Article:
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Q: Why is being forward-looking so important for leadership?

A: When you look back 10 years, were things the same then as they are now? And when you look back those 10 years, were you doing then what you are doing now? We bet your answers to both questions are “No.”

Here are two more questions to consider. Looking ahead 10 years, do you expect the world to be different from what it is today? And, looking ahead 10 years from now, do you expect to be doing something different than you are doing today? To these questions, we’d bet your answers are “Yes.”

These questions and your answers illustrate the first reason why leaders must be forward-looking. Time passes. Contexts and people change. Ten years from now the world will be a different place. How different we don’t know, but it will be different. Although this observation may seem transparent and simple, it’s crucial that you appreciate just how significant it is. It gets to the very essence of what leaders do, and a huge part of that is influencing what the future will be like five, 10, or 20 years down the road. Knowing that the future will be different forces you, and all leaders, to ask and answer such questions as: What are my aspirations for my future? What are the aspirations of my family, my work colleagues, my organization, my community? What are the shared aspirations? What can I do to help create a future that I and others envision? What can I do to influence the future direction in which we head? What kind of a person, and leader, do I want to become?

The second reason is this: constituents expect leaders to be forward-looking. The truth is that focusing on the future sets leaders apart. We’ve surveyed thousands of people worldwide on what they want in their leaders, and they tell us that being forward-looking (visionary, foresighted, concerned about the future, and having a sense of direction) is second only to honesty as their most admired leader quality. On average, 62 percent of U.S. respondents select it. For over 30 years, forward-looking has been selected by between 62 and 71 percent of all respondents as one of the top four qualities that people look for and admire in a leader, someone whose direction they would willingly follow. In Asia, Europe, and Australia the preference for forward-looking is a full 10 percentage points higher. At the most senior level in organizations, forward-looking is selected by nearly 95 percent of the respondents. The following figure offers a complete list of the characteristics people look for in a leader and the percentages who select them.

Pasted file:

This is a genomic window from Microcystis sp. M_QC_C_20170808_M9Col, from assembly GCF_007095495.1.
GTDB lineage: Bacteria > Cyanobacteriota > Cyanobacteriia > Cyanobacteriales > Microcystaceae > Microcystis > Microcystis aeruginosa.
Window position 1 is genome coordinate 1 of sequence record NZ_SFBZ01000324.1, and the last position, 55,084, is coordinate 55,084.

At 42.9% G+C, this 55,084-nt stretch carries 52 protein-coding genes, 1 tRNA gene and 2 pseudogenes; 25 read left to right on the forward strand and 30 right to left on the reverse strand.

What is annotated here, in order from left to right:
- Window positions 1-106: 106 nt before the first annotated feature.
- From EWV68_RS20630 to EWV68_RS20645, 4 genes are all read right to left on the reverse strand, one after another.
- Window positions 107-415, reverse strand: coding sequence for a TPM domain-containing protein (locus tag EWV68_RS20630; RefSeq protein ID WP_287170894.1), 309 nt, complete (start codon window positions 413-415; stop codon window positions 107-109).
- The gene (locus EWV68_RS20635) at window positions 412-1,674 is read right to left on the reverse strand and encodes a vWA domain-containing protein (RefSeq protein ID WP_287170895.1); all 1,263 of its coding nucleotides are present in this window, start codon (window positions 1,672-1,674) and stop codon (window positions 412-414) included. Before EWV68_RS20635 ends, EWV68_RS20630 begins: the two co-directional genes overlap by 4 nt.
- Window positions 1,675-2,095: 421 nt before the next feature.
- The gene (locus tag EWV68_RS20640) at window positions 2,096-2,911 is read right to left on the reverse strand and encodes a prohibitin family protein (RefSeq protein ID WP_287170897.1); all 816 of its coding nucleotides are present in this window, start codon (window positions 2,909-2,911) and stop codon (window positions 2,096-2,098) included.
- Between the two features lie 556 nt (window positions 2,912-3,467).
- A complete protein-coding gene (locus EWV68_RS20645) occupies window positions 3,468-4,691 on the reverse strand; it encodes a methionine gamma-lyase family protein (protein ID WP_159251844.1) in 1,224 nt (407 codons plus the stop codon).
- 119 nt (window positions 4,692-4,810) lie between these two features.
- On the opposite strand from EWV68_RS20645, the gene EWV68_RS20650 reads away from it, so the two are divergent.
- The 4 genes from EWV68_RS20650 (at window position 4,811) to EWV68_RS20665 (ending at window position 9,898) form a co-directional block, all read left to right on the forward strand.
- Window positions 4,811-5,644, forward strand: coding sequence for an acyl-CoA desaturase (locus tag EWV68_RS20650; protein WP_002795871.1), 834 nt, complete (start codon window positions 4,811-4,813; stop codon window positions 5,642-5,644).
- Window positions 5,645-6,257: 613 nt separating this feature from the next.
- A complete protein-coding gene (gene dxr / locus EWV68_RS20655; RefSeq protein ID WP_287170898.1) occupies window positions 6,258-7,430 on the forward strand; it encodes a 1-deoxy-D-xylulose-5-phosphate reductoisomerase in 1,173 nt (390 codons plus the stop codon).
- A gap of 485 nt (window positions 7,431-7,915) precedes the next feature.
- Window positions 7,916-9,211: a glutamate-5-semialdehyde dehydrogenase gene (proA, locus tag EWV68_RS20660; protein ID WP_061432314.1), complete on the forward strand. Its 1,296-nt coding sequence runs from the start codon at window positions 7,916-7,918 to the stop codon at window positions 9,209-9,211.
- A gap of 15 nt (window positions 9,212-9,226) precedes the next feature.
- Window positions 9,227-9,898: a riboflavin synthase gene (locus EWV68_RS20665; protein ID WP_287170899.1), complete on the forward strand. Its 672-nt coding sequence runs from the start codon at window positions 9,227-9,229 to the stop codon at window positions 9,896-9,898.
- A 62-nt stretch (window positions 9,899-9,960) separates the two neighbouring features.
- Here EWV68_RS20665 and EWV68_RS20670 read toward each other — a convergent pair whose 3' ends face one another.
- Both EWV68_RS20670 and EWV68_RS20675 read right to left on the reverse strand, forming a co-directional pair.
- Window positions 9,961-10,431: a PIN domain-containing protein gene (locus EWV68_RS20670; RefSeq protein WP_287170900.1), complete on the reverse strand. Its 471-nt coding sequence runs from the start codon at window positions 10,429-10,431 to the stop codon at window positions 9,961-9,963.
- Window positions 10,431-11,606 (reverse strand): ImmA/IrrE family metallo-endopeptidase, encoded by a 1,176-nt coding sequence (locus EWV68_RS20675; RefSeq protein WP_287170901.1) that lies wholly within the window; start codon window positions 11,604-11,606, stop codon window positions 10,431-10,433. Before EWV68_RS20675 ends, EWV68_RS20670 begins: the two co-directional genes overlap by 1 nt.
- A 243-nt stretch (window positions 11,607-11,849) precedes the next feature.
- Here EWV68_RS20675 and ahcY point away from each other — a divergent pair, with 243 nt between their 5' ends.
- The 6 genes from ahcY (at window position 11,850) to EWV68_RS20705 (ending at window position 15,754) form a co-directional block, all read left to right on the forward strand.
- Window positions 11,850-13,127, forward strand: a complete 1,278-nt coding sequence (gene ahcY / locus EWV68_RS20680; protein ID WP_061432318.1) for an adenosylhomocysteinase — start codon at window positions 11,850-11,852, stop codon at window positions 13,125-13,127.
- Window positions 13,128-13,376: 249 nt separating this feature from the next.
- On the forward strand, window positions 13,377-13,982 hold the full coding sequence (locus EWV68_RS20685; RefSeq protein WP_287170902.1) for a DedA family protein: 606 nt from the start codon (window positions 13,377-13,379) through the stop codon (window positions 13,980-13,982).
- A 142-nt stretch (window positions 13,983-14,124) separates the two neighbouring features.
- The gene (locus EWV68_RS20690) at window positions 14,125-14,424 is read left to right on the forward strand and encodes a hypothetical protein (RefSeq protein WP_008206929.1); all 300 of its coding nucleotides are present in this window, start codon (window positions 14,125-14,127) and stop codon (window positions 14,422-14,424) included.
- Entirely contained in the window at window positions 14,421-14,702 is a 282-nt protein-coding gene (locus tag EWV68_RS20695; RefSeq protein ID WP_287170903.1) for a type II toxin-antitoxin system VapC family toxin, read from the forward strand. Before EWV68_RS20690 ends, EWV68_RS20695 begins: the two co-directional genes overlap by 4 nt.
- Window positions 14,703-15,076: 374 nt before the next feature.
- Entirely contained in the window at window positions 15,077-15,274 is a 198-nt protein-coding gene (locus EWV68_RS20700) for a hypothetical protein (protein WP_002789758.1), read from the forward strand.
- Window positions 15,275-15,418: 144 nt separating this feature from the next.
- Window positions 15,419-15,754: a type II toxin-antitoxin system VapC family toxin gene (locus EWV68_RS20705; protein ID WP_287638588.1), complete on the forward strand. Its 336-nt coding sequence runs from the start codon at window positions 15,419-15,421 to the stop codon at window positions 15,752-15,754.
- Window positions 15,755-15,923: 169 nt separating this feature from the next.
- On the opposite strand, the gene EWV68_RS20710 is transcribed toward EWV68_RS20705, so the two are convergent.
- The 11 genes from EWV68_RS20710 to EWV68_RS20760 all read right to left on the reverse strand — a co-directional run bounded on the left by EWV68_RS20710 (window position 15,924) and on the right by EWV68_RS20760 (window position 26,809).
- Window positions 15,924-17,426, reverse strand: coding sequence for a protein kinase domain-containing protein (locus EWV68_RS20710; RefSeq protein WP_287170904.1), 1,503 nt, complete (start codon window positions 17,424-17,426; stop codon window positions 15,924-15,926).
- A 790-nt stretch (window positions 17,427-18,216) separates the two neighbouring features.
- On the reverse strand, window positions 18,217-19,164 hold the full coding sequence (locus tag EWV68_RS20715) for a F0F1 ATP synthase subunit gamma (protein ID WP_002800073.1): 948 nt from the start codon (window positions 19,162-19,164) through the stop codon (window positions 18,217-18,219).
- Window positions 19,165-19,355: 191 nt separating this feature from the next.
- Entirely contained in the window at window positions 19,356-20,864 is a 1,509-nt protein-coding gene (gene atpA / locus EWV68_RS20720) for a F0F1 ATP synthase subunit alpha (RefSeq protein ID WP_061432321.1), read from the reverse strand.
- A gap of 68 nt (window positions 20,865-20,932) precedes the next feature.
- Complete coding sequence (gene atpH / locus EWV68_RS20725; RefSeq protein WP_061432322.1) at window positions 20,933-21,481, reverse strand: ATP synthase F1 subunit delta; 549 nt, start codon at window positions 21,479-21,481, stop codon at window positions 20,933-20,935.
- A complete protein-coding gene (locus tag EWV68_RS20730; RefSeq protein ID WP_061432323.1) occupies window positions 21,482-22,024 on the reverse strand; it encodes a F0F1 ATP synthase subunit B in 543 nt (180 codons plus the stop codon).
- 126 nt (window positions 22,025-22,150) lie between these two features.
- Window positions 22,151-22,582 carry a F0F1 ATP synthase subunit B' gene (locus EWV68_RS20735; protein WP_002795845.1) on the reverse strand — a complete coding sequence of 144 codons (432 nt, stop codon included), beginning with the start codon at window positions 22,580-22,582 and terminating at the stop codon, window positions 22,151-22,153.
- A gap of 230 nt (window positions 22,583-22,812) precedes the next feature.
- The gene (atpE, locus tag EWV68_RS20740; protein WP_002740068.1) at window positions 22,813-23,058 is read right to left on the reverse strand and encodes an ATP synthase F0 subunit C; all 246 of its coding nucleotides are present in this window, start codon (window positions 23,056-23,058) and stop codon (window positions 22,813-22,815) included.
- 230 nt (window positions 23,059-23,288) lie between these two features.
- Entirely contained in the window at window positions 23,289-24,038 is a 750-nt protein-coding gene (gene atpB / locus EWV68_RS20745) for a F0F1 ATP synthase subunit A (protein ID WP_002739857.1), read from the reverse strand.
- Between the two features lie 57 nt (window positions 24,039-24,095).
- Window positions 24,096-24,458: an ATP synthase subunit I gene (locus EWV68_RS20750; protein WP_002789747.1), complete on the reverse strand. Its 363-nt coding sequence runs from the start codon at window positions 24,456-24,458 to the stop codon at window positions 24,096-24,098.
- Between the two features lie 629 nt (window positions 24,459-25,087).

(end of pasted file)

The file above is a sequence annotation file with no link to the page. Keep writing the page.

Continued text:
As a point of comparison, we've also asked people to tell us what they look for in their colleagues (someone you would like on your team) and the responses to this question have revealed a telling and vital distinction between leaders and individual contributors. The quality of being forward-looking was not even in the top ten attributes of a colleague. It was selected by only 27 percent of the respondents. Compare to the 62 percent of respondents who want to see leaders be forward-looking. That's a difference of 35 percentage points. No other quality we've studied showed such a dramatic difference between leader and colleague.

The capacity to imagine and articulate exciting future possibilities is the defining competence of leaders. Leaders are expected to be concerned about tomorrow's world and those who will inherit it. Leaders are expected to ask, “What’s new? What's next? What’s going to happen after the current project is completed?” Leaders are expected to think beyond what’s directly in front of them, peer into the distance, imagine what’s across the horizon, and move forward toward a new and compelling future.

Jim Kouzes is the Dean’s Executive Fellow of Leadership, Leavey School of Business, Santa Clara University. Cited by The Wall Street Journal as one of the twelve best executive educators in the U.S., he was also the recipient of the 2015 Lifetime Achievement Award by Trust Across America. Together with Barry Posner, he is author of over 30 books and workbooks on leadership and leadership development, including the just-released Stop Selling & Start Leading (with additional co-author Deb Calvert), fully-revised and updated sixth edition of the international bestseller, The Leadership Challenge, and Learning Leadership, selected by Strategy+Business as one of the 2016 Best Business Books of Year.

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